I read this and was a tad confused.  However I think i can explain one thing.  The "G5's" on the newest pictures are obviously going to be much shorter.  That's because they aren't G5's, they're G6's.  This buck sprouted two new points.

As to the G3's and the width being smaller on the first pics vs the last, I agree.  But this makes perfect sense since the deer would be older.  Over the years they tend to get bigger.

Though I do not doubt the possibility of different deer from the same genetic line, as I have seen that in quite a few deer, I'm still leaning heavily towards the idea that these pics are all from the same one. 

There's also the possibility that a new deer just showed up out of nowhere.  That's happened before as well.  the pics below are case in point.  The first one is the only picture I ever got of that deer.  The second are the only two I ever got of that deer, and both in the same year.  However in both of these cases I scoured through all of my past pics and couldn't find one even remotely close.  The one above I've found quite a few that are to me more than close.




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Offline LPS

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Re: Are we wrong in estimating the age of a deer?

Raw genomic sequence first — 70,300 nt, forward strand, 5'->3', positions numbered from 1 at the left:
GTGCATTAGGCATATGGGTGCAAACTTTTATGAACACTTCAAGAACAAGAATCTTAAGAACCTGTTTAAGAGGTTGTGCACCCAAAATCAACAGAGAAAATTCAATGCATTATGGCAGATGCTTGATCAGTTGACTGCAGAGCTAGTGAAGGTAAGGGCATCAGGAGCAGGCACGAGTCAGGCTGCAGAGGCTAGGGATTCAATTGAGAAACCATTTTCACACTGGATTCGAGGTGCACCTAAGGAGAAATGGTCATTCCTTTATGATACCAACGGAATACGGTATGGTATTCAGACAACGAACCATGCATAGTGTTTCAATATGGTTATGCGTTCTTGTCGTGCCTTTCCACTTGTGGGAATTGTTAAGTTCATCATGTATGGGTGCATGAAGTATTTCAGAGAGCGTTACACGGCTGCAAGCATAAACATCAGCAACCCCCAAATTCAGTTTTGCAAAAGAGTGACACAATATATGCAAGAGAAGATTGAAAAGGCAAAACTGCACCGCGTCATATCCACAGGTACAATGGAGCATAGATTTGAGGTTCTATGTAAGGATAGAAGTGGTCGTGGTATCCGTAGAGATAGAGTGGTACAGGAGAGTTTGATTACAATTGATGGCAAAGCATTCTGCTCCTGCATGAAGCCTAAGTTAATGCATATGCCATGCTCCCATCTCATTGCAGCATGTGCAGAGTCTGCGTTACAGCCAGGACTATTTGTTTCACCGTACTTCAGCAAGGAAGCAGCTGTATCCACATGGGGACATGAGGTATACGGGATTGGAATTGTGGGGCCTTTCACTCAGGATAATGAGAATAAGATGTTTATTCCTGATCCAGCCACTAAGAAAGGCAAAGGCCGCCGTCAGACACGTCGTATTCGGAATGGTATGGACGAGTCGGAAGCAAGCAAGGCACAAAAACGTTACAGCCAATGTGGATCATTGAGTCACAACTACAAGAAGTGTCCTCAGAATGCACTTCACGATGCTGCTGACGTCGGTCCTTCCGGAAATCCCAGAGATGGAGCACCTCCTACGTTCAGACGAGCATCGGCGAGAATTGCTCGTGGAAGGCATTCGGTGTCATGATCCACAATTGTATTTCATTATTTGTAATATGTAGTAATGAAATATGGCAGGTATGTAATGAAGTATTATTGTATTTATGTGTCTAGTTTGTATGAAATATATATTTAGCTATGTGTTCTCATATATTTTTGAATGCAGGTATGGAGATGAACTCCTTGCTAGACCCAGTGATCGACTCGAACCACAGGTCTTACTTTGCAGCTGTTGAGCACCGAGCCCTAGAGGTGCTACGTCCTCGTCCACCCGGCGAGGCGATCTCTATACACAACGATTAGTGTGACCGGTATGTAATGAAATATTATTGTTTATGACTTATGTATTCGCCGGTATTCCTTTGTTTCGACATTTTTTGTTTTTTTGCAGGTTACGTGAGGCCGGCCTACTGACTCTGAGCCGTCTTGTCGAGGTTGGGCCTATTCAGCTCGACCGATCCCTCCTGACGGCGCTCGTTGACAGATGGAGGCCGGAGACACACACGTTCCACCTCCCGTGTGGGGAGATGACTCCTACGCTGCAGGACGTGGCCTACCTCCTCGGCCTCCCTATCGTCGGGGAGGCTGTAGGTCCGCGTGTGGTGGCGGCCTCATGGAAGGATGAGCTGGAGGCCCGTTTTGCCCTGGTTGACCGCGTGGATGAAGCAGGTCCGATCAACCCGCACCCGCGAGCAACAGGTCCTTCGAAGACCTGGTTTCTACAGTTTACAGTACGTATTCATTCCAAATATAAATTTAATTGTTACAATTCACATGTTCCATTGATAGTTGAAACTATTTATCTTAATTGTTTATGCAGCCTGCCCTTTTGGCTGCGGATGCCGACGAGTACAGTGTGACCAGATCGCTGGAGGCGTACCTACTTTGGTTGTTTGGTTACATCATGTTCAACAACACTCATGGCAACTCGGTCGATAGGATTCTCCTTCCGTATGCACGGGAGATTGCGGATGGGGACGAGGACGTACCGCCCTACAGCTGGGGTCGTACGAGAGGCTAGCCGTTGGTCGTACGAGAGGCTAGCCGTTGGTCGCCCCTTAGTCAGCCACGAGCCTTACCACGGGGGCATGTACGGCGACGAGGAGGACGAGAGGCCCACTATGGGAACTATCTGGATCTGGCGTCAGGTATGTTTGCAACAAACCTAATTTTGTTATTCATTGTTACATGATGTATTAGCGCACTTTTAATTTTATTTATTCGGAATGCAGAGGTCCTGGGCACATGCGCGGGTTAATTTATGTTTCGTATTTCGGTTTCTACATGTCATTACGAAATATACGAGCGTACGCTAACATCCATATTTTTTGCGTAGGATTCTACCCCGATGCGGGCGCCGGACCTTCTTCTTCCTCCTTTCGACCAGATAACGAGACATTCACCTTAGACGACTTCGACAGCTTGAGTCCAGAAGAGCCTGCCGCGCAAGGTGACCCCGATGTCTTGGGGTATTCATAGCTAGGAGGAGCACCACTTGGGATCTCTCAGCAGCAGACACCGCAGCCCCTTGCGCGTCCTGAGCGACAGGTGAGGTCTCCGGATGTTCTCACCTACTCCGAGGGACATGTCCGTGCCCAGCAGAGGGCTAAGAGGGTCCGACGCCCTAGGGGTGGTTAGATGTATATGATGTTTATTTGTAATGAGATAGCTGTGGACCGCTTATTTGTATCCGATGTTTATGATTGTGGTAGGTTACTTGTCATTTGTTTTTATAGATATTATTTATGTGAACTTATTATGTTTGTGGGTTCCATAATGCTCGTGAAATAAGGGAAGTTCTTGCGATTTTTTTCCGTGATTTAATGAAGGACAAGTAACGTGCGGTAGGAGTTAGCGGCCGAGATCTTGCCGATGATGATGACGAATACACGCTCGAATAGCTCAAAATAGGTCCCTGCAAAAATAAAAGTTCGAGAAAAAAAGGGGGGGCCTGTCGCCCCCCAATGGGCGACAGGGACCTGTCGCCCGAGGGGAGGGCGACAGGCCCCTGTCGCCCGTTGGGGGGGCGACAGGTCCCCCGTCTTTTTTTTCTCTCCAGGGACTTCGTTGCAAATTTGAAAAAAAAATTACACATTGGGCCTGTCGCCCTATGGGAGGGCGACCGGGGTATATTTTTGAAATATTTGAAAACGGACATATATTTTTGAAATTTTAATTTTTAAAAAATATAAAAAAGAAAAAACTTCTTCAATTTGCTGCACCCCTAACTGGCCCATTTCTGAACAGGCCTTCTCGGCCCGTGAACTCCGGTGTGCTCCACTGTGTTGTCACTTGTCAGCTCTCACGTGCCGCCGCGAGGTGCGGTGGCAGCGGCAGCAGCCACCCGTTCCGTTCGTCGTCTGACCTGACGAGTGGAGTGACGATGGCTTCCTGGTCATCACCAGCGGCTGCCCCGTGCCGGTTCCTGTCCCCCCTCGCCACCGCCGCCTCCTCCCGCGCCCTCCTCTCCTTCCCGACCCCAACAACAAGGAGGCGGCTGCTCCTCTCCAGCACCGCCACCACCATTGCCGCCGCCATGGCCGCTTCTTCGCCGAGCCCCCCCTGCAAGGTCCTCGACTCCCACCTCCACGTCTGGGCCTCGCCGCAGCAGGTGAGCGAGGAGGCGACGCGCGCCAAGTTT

« Reply #24 on: October 07, 2018, 02:38:02 PM »
Real nice deer!

Offline deadeye

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Re: Are we wrong in estimating the age of a deer?
« Reply #25 on: October 07, 2018, 06:47:54 PM »
great story but I don't see any pictures???

I see them now.
« Last Edit: October 08, 2018, 09:52:03 AM by deadeye »
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Re: Are we wrong in estimating the age of a deer?
« Reply #26 on: October 08, 2018, 10:16:12 AM »
This is a great topic Onin24Eagle!

We hunt near Waskish (we hunt mostly public land) but do own 40 acres that is surrounded by State Forest land. I've been hunting in this area every year since I was 12 yrs old. This fall will be my 33rd year.